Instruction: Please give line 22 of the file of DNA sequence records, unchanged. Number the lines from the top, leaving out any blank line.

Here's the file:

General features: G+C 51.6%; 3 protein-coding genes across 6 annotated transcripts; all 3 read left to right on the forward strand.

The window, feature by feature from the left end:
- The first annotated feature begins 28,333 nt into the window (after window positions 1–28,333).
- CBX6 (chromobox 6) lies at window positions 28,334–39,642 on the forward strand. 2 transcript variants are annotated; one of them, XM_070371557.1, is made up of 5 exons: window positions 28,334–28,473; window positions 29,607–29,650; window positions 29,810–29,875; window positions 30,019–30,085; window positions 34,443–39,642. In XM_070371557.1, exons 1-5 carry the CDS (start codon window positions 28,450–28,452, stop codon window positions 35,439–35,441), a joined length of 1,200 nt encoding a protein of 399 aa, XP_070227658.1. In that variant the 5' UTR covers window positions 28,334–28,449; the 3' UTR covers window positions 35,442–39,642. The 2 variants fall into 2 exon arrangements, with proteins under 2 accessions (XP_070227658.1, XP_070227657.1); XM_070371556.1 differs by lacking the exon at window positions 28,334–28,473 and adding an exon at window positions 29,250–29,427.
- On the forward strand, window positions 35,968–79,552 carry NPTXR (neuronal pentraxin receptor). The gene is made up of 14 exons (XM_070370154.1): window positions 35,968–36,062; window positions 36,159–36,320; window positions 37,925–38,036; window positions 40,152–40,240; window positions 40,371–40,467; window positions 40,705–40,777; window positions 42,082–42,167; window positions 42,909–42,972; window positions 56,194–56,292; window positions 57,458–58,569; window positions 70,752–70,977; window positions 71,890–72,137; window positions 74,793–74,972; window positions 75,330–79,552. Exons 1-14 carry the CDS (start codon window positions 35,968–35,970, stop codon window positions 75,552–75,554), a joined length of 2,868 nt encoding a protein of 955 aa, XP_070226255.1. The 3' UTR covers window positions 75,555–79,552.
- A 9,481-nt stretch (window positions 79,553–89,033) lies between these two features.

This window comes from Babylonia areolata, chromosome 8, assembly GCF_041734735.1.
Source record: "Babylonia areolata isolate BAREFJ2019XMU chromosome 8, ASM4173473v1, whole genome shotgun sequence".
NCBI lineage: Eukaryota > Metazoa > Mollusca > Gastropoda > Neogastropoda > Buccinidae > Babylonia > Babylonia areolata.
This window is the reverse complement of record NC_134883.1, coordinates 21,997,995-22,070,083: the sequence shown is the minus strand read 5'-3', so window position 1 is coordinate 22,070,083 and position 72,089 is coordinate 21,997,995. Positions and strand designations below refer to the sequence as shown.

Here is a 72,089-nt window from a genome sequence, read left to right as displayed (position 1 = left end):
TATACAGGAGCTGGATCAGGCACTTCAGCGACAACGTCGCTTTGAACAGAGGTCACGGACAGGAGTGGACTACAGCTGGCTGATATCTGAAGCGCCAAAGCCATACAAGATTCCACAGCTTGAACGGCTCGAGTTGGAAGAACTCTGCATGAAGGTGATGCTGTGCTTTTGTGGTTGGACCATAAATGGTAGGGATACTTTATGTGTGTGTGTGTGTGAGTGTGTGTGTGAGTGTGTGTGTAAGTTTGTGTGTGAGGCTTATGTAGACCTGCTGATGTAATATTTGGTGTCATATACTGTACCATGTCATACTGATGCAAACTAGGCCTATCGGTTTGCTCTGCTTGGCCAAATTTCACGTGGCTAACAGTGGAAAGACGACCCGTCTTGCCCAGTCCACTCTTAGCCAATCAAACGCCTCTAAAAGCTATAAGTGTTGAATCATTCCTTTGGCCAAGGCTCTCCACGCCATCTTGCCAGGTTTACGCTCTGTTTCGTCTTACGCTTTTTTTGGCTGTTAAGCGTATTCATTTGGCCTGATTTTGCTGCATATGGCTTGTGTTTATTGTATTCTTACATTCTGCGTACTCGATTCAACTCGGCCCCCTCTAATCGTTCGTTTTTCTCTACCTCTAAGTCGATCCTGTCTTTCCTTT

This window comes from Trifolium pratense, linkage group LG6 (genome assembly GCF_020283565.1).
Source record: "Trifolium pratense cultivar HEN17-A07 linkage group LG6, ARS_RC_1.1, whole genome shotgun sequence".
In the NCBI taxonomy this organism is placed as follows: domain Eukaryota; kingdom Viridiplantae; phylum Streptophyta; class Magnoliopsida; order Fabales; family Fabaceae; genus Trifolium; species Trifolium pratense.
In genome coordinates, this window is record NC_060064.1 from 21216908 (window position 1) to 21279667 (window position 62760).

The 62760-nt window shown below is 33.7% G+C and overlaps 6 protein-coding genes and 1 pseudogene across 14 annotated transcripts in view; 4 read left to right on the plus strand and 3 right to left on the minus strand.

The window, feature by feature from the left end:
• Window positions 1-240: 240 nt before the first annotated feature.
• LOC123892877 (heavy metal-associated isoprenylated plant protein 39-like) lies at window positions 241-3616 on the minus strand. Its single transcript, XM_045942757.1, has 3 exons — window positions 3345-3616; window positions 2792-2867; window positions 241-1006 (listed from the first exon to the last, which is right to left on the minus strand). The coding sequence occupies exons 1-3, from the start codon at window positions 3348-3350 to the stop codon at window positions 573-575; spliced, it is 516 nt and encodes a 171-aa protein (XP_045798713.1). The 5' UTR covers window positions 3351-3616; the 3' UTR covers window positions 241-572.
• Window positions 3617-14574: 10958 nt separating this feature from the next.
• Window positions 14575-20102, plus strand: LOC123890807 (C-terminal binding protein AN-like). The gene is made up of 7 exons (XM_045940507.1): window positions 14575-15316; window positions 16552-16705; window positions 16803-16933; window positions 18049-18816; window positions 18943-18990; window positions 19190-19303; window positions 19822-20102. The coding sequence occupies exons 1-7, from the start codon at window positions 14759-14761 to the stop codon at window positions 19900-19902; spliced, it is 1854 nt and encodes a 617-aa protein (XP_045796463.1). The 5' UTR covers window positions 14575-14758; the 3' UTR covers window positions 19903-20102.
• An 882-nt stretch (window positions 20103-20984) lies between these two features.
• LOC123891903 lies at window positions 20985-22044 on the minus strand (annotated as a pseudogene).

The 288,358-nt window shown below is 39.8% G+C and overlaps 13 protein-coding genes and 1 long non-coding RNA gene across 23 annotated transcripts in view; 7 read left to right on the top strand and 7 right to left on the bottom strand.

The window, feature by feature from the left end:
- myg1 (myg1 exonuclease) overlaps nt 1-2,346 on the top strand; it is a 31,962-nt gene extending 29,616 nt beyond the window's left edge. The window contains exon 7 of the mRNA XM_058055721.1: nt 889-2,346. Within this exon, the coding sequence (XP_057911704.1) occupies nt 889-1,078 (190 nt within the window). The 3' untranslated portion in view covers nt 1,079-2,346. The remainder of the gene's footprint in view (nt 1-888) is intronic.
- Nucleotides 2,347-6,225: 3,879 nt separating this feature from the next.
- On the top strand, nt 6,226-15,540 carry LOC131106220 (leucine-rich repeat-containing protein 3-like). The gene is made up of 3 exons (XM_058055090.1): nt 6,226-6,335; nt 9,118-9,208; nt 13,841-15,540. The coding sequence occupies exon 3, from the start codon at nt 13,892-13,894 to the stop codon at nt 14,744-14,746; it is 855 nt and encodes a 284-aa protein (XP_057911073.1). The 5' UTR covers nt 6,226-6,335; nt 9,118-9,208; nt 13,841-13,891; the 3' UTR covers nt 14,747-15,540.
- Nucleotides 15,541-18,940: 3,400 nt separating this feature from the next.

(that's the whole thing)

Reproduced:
• Window positions 14575-20102, plus strand: LOC123890807 (C-terminal binding protein AN-like). The gene is made up of 7 exons (XM_045940507.1): window positions 14575-15316; window positions 16552-16705; window positions 16803-16933; window positions 18049-18816; window positions 18943-18990; window positions 19190-19303; window positions 19822-20102. The coding sequence occupies exons 1-7, from the start codon at window positions 14759-14761 to the stop codon at window positions 19900-19902; spliced, it is 1854 nt and encodes a 617-aa protein (XP_045796463.1). The 5' UTR covers window positions 14575-14758; the 3' UTR covers window positions 19903-20102.